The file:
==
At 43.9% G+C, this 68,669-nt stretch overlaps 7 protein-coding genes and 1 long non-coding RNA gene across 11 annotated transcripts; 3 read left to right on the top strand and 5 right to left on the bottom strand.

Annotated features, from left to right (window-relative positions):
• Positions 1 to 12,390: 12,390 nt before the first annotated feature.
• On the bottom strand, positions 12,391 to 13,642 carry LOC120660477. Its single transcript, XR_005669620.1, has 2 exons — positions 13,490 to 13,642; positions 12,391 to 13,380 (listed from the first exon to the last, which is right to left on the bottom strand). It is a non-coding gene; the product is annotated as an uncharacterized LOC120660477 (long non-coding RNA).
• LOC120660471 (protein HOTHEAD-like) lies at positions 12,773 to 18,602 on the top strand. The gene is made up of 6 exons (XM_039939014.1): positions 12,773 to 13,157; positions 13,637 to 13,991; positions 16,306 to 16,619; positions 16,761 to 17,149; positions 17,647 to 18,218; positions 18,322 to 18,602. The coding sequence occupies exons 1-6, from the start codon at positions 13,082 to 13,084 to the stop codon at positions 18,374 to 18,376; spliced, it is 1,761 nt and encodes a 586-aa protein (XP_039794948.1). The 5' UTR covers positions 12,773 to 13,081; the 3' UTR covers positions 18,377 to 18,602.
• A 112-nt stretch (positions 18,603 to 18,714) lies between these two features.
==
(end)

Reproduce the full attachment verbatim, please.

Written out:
At 43.9% G+C, this 68,669-nt stretch overlaps 7 protein-coding genes and 1 long non-coding RNA gene across 11 annotated transcripts; 3 read left to right on the top strand and 5 right to left on the bottom strand.

Annotated features, from left to right (window-relative positions):
• Positions 1 to 12,390: 12,390 nt before the first annotated feature.
• On the bottom strand, positions 12,391 to 13,642 carry LOC120660477. Its single transcript, XR_005669620.1, has 2 exons — positions 13,490 to 13,642; positions 12,391 to 13,380 (listed from the first exon to the last, which is right to left on the bottom strand). It is a non-coding gene; the product is annotated as an uncharacterized LOC120660477 (long non-coding RNA).
• LOC120660471 (protein HOTHEAD-like) lies at positions 12,773 to 18,602 on the top strand. The gene is made up of 6 exons (XM_039939014.1): positions 12,773 to 13,157; positions 13,637 to 13,991; positions 16,306 to 16,619; positions 16,761 to 17,149; positions 17,647 to 18,218; positions 18,322 to 18,602. The coding sequence occupies exons 1-6, from the start codon at positions 13,082 to 13,084 to the stop codon at positions 18,374 to 18,376; spliced, it is 1,761 nt and encodes a 586-aa protein (XP_039794948.1). The 5' UTR covers positions 12,773 to 13,081; the 3' UTR covers positions 18,377 to 18,602.
• A 112-nt stretch (positions 18,603 to 18,714) lies between these two features.